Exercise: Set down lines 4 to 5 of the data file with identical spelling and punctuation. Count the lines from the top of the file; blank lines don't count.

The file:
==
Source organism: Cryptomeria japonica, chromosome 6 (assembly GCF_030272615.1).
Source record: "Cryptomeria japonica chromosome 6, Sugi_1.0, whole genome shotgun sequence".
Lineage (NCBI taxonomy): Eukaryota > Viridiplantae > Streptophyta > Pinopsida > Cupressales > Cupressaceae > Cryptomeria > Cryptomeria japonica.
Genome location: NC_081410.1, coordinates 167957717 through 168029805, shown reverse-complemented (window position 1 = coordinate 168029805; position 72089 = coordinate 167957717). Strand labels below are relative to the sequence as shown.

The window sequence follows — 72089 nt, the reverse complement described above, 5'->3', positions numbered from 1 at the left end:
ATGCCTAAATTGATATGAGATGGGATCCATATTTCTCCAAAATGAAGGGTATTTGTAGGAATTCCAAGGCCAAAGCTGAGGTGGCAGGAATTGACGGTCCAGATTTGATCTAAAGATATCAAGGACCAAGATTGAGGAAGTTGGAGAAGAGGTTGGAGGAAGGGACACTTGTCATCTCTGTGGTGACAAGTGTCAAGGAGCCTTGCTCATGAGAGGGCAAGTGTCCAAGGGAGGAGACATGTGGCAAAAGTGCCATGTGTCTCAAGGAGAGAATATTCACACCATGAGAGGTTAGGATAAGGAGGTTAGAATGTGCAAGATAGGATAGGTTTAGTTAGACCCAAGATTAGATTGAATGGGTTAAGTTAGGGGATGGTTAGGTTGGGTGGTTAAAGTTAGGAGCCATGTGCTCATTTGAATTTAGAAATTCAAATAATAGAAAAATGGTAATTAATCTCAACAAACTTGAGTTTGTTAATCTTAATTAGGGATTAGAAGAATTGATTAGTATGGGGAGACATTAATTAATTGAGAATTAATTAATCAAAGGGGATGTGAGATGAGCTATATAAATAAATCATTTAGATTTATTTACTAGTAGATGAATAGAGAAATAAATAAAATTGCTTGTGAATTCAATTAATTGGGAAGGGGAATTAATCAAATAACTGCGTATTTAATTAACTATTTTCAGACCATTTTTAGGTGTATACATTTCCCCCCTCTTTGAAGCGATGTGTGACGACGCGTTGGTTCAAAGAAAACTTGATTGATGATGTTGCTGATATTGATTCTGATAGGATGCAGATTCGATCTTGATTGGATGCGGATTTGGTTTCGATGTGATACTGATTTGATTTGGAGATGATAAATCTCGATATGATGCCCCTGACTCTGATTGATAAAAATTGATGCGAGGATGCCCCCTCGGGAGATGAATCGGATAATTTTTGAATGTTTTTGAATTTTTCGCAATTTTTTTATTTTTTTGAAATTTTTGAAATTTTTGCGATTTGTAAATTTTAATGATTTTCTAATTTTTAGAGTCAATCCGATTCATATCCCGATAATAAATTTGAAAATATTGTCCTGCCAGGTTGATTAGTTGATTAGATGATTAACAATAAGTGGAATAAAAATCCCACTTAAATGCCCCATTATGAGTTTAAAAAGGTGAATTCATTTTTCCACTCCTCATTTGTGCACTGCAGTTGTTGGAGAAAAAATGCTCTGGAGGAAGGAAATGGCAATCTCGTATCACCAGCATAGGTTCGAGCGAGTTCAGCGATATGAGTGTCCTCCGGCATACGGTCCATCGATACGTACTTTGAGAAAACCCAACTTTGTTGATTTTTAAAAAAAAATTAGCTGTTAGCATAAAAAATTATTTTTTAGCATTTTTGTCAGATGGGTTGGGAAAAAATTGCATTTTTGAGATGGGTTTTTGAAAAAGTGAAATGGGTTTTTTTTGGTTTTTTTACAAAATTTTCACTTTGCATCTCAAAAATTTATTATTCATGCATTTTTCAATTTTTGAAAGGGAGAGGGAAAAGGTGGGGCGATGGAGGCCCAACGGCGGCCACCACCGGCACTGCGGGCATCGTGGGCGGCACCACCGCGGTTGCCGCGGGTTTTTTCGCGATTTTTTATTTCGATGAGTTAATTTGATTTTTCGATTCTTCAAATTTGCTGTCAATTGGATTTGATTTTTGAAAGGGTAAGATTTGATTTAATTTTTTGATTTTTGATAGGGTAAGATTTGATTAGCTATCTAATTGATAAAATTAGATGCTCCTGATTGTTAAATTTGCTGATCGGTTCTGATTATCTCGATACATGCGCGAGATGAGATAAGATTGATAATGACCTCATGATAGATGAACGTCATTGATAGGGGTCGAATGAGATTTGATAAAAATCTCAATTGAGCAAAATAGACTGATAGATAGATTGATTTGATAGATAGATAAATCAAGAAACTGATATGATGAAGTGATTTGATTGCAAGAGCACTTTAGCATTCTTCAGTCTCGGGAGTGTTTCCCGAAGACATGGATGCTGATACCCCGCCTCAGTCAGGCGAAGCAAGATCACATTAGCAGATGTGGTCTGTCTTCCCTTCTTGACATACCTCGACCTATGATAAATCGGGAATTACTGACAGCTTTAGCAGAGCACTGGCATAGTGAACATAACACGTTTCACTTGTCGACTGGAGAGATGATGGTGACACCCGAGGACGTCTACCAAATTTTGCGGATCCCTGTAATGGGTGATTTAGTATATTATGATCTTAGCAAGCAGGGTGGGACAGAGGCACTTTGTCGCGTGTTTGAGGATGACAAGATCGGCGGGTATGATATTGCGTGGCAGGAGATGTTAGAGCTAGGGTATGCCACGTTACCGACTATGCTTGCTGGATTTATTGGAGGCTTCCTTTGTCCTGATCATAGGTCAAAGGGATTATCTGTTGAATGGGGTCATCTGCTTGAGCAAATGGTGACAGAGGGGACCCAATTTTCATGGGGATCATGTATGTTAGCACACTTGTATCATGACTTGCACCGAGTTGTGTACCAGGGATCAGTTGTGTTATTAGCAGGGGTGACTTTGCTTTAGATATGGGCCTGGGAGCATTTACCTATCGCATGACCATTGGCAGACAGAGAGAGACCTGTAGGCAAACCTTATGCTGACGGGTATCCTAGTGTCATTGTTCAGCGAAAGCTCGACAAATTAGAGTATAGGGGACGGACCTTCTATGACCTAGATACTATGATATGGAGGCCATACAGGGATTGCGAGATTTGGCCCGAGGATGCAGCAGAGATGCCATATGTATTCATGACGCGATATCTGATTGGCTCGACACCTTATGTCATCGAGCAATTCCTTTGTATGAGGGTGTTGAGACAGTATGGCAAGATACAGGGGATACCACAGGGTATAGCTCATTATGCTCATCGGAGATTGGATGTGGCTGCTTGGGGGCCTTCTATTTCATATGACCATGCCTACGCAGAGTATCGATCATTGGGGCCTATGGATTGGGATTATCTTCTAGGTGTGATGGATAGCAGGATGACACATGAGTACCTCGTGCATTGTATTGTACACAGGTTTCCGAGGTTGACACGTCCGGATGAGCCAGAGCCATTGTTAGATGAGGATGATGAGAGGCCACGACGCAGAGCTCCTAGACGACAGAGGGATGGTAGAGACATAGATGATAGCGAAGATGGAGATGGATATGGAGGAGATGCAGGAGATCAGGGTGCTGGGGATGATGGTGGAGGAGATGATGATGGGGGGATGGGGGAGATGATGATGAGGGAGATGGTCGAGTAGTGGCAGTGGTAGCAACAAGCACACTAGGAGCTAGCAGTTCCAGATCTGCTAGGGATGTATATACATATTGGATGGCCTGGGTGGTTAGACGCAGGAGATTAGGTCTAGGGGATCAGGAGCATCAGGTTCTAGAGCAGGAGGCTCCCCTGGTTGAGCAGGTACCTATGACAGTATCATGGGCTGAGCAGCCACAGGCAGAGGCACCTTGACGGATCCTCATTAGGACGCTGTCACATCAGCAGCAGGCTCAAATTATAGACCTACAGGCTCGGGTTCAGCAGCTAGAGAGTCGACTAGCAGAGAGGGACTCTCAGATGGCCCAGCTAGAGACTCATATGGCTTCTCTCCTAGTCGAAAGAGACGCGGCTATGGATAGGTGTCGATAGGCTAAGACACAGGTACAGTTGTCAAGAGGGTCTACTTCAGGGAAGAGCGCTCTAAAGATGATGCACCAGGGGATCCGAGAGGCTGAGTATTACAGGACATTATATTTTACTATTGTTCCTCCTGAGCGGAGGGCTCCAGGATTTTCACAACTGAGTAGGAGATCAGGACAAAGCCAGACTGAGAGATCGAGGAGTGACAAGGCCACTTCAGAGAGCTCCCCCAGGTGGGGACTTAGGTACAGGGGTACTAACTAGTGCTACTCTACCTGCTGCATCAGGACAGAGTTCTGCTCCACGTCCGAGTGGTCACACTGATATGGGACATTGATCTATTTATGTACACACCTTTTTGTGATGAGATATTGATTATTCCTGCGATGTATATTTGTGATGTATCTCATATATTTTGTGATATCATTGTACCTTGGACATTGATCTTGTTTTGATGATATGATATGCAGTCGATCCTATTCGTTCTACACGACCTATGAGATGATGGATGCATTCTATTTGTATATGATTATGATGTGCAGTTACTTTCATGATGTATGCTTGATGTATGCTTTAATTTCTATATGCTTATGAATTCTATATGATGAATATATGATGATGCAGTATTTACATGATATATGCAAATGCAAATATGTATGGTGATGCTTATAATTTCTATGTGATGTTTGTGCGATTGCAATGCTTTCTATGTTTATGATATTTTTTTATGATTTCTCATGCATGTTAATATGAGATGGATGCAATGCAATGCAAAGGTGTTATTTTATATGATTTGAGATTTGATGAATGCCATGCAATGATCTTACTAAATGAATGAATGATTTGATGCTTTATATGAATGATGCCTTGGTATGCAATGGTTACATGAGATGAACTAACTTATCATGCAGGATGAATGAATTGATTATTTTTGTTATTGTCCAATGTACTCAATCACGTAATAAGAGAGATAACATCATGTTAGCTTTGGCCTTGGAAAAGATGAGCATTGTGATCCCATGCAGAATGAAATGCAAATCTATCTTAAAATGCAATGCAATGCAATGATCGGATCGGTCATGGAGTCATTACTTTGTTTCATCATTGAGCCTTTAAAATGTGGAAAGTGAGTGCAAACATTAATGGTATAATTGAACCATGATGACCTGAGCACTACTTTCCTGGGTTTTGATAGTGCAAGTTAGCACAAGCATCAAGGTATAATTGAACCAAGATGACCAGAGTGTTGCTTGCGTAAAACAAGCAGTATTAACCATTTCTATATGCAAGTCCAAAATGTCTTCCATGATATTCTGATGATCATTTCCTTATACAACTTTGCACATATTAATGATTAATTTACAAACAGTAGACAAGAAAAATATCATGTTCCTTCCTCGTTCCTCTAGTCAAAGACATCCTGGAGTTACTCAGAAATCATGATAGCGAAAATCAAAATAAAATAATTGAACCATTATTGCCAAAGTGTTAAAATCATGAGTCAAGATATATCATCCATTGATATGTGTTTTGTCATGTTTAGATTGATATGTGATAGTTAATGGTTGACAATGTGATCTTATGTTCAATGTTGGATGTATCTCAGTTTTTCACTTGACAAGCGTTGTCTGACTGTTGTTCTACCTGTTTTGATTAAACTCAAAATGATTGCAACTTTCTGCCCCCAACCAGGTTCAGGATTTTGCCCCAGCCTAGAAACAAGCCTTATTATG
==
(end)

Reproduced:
Genome location: NC_081410.1, coordinates 167957717 through 168029805, shown reverse-complemented (window position 1 = coordinate 168029805; position 72089 = coordinate 167957717). Strand labels below are relative to the sequence as shown.

The window sequence follows — 72089 nt, the reverse complement described above, 5'->3', positions numbered from 1 at the left end: